The ‘Jolie Effect’ Was A Game-Changer For Breast Cancer, But It Was Just A Start
Five years ago this Monday, actress and humanitarian Angelina Jolie announced to the world in a New York Times op-ed that she is a BRCA1 gene mutation carrier, and that she underwent a preventative double mastectomy to help reduce her breast cancer risk. BRCA1 and BRCA2 are tumor-suppressing genes, and mutations of these genes elevate a person’s lifetime risk of developing breast cancer to 72 percent and 69 percent, respectively.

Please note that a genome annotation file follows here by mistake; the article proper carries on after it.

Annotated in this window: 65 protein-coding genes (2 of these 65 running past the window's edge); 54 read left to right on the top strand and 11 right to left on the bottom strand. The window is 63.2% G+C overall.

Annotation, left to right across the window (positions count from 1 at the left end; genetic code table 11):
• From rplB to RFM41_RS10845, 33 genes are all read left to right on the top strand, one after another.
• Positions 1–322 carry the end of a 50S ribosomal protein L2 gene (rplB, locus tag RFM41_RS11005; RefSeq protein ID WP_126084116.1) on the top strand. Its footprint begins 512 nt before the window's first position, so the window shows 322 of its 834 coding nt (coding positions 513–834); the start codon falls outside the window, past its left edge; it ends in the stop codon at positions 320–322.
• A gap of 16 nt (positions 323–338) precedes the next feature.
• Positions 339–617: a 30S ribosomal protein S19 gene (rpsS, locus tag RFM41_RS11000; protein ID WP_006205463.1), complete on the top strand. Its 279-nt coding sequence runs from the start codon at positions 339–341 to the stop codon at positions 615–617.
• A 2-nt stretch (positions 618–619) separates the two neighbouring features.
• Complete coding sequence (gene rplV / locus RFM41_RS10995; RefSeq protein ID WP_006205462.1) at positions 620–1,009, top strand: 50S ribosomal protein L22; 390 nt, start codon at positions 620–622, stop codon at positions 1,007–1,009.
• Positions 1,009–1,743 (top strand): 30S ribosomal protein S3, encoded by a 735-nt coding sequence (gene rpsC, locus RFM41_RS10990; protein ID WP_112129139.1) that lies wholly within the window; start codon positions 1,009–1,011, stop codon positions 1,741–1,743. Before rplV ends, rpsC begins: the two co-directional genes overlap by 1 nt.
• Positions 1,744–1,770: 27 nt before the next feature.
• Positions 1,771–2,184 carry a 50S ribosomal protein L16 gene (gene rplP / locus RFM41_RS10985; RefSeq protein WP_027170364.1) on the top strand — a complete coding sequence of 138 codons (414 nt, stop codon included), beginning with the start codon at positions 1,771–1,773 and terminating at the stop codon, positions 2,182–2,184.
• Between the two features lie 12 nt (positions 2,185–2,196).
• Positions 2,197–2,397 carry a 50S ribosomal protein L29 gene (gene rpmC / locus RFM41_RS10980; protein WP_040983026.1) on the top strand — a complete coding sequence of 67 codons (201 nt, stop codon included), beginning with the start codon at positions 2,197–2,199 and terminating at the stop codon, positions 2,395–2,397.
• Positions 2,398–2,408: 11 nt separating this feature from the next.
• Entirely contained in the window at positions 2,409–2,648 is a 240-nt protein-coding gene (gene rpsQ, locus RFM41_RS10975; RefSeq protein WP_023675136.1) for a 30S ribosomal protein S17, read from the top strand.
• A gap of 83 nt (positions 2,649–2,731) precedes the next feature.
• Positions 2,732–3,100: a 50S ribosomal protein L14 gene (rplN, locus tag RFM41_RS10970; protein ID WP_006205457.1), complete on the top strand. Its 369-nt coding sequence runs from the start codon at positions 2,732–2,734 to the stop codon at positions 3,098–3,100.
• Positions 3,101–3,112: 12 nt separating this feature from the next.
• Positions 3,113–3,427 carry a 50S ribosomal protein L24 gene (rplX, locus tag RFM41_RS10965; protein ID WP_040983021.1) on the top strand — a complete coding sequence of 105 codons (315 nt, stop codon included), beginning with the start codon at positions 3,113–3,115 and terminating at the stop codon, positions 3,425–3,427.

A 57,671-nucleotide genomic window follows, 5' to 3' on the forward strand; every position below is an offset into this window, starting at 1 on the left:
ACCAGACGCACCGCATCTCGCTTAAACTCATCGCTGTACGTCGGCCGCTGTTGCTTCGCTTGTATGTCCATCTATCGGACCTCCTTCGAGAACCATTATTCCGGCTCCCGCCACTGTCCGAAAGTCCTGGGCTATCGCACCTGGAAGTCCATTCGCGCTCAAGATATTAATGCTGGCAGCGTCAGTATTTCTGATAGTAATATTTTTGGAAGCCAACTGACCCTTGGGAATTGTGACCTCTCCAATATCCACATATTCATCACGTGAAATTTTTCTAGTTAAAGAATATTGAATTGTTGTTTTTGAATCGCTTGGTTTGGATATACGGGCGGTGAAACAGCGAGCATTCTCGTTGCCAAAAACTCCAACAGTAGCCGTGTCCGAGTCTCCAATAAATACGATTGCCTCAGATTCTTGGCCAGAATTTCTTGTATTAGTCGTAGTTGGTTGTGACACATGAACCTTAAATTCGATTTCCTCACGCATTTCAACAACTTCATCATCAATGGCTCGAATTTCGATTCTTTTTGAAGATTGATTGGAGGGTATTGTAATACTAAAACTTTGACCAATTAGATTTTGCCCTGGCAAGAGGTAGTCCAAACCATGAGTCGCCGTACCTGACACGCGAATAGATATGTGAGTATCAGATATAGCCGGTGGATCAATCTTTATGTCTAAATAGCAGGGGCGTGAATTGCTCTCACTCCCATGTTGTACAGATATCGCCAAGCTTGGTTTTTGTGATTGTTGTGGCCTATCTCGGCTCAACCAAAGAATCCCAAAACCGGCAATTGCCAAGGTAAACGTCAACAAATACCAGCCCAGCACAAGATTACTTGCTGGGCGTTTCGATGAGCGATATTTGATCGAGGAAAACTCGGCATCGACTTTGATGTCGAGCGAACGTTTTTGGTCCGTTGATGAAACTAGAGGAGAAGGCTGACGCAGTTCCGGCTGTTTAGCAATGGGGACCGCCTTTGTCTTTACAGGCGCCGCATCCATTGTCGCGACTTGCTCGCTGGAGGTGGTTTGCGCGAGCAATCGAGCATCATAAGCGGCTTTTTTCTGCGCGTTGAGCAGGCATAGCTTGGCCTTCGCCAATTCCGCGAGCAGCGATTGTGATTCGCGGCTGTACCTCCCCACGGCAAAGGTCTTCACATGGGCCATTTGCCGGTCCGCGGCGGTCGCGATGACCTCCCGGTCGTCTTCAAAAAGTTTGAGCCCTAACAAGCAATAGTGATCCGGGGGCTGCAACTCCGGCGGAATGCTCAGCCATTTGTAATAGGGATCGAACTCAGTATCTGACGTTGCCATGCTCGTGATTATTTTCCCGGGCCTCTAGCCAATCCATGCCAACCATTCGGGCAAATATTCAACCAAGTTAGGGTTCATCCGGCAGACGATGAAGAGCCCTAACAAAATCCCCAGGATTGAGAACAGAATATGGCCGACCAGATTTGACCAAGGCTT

Jolie’s essay played a critical role in increasing awareness of both BRCA mutations and genetic testing. Her announcement had such a significant impact, scientists observed what’s now referred to as the “Jolie effect” ― genetic testing for BRCA1 and BRCA2 mutations increased by 64 percent in the three-week period after Jolie’s essay ran in the Times. Six months later, genetic testing rates remained 37 percent higher than in the four months prior to the op-ed’s publication.